Two global maps coincidentally turned up almost side-by-side on Twitter this weekend. Interesting in their own right individually, they threw up a question for me when I was forced to look at them together in my feed. A paper in Diversity and Distributions mapped what the diversity of large mammals would look like if not for what humans have wrought. Here it is.
Fig 1: The natural diversity of large mammals is shown as it would appear without the impact of modern man. The figure shows the variation in the number of large mammals (>45kg) that would have occurred per 100x100km grid cell. The numbers on the scale indicate the number of species. Credit: Soren Faurby.
And a paper in Global Change Biology mapped above-ground vegetation biomass across the tropics.
“We combined two existing datasets of vegetation aboveground biomass (AGB) (Proceedings of the National Academy of Sciences of the United States of America, 108, 2011, 9899; Nature Climate Change, 2, 2012, 182) into a pan-tropical AGB map at 1-km resolution.”
So my question is this: why does high-biomass vegetation support a relatively large diversity of mammals in SE Asia, but not in tropical Africa or South America?
So, did everyone catch the common strand in a lot of Friday’s Nibbles? I’ll give you a couple more minutes to figure it out, so go and have another look…
Yep, it’s the use of local crops and varieties in gourmet cuisine. And by implication the role of high-end chefs and restaurants in conserving them, for example maize landraces in Oaxaca, everything from potatoes to huacatay in Peru, heirloom rice in the Philippines, and, for added piquancy, wild pepper in Madagascar.
Interesting that a number of CGIAR centres are involved in this kind of work. Although CIP is not mentioned by name in the Peru article, they do have form. And the International Year of Pulses presents an opportunity that some at least are grabbing with both hands. Here’s hoping it’s all part of an ingenious system-wide strategy which will do something about pearl millet next. No, wait…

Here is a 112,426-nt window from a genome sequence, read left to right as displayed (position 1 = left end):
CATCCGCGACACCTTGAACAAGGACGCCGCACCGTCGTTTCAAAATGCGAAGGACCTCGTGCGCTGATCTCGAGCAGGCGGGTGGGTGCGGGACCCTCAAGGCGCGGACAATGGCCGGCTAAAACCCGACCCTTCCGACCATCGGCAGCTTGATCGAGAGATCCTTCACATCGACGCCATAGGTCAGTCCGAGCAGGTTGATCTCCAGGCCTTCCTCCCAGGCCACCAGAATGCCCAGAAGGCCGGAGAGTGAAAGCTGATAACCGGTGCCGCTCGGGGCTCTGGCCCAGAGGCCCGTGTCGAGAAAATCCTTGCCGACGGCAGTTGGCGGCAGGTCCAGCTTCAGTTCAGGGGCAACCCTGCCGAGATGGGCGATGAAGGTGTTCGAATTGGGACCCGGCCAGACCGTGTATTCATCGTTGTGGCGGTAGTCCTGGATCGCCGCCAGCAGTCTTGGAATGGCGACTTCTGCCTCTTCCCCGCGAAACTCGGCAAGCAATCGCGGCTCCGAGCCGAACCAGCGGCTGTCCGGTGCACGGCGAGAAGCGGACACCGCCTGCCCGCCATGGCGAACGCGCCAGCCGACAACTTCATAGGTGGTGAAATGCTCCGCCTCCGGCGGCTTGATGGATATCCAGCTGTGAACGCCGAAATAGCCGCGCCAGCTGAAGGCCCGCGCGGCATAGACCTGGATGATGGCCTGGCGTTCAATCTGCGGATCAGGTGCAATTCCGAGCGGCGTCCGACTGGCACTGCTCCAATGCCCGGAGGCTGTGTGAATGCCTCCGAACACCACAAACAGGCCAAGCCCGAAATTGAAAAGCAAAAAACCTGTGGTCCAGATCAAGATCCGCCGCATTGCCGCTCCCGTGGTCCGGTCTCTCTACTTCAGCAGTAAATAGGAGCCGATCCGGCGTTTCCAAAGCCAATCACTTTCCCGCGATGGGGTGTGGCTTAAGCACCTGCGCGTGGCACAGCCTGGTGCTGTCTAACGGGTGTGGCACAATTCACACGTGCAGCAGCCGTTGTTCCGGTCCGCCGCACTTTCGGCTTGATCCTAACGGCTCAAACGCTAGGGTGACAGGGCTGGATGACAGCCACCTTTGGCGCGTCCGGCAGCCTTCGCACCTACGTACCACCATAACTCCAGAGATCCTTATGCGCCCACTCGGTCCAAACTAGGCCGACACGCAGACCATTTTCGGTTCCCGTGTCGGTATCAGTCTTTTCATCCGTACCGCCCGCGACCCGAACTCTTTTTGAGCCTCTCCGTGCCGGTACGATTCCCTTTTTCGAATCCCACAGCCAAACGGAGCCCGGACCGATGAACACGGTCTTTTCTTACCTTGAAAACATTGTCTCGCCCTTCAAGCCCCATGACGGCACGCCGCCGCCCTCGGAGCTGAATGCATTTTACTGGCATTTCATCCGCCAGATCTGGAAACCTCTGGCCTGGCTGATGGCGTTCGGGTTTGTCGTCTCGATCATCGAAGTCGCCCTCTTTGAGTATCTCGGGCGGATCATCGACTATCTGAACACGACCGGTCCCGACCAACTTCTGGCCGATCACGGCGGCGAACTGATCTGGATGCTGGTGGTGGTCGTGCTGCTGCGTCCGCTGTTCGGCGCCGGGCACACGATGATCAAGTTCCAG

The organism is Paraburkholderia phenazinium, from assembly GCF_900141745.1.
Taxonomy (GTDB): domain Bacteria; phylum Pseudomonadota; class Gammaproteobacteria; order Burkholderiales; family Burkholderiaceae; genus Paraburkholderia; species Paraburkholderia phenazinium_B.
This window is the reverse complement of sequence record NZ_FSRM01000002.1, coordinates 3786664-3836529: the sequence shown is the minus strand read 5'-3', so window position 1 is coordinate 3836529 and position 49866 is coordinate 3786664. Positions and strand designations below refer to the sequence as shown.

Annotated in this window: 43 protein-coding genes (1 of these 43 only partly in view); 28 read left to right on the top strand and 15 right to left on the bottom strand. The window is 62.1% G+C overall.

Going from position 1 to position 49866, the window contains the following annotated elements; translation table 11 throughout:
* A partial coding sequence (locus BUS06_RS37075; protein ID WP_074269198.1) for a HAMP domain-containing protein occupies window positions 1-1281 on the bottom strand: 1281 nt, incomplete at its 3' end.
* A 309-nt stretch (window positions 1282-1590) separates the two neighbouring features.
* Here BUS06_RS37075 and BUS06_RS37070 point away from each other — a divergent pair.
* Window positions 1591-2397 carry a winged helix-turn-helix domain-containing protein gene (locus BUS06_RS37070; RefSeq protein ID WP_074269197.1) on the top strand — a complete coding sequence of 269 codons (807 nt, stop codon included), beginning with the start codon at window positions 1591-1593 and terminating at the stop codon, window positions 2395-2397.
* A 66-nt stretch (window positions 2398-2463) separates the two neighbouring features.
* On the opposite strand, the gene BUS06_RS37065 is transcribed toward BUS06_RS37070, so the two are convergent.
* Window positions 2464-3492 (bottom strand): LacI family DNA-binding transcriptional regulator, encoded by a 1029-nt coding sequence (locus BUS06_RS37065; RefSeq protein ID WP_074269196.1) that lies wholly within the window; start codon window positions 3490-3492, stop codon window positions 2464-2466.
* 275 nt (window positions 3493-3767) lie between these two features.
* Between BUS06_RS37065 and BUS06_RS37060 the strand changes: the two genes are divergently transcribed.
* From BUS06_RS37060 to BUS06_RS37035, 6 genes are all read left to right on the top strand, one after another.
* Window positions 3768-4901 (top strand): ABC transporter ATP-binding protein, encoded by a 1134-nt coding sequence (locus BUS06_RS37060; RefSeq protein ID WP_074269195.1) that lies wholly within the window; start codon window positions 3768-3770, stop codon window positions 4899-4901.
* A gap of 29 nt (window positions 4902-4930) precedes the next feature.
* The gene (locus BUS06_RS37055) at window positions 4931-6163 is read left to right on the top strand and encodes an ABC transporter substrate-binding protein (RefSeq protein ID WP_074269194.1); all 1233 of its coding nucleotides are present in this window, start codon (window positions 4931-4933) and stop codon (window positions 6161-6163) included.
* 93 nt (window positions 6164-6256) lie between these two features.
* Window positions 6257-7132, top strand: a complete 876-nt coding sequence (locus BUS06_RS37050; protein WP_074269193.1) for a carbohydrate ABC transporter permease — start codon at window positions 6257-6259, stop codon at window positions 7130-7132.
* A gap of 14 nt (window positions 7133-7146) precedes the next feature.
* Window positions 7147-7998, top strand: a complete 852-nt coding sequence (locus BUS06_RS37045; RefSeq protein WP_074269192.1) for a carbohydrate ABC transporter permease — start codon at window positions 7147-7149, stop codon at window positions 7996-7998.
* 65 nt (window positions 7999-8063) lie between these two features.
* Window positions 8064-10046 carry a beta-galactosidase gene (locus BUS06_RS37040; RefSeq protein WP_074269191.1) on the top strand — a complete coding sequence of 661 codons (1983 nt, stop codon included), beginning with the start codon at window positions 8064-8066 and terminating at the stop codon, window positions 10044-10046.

I started a post a few days ago with a quote suggesting that all that commercial farmers are interested in is yield. So let’s balance that today with this:
Geisha in undoubtedly a luxury, but in one important way, it deserves the hype. It is the first coffee to be grown commercially just because it tastes good.
We blogged about the journey of the remarkable coffee landrace called Geisha (or Gesha) a few years ago: from Ethiopia’s forests to the CATIE genebank in Costa Rica to the Peterson family farm in Panama to all over the world, or, more specifically, a hipster coffee shop in Taiwan. But Hanna Neuschwander‘s Coffee in the New Millennium tells the story at much greater length, not to mention with much greater skill. For example, I wish I had thought to describe hillside coffee plantations, with their neat, undulating rows of bushes, as “living corduroy.”
The piece ends with a neat juxtaposition between World Coffee Research’s monumental International Multi-location Variety Trials and the more geographically focussed, but no less ambitious, in its own way, effort by the Peterson family. They’re looking for a new Geisha among hundreds of other Ethiopian landraces they are now testing on their Panamanian farm. I only have one bone to pick with Ms Neuschwander: why not fully acknowledge the role of the genebank at CATIE in all this, rather than just referring, anonymously, to “a research facility in Costa Rica”?
The International Committee is seeking proposals to host Harlan III and requests that interested groups consider the above factors in preparing a prospectus for the symposium, giving special attention to the potential financial requirements and sources of funding. For consideration for a symposium to be held in 2017, the prospectus should be received at UC Davis by April 15, 2016.
The Harlan Symposium is a very prestigious, not to say blog-worthy, event, and I’m sure people will be falling over themselves to host it.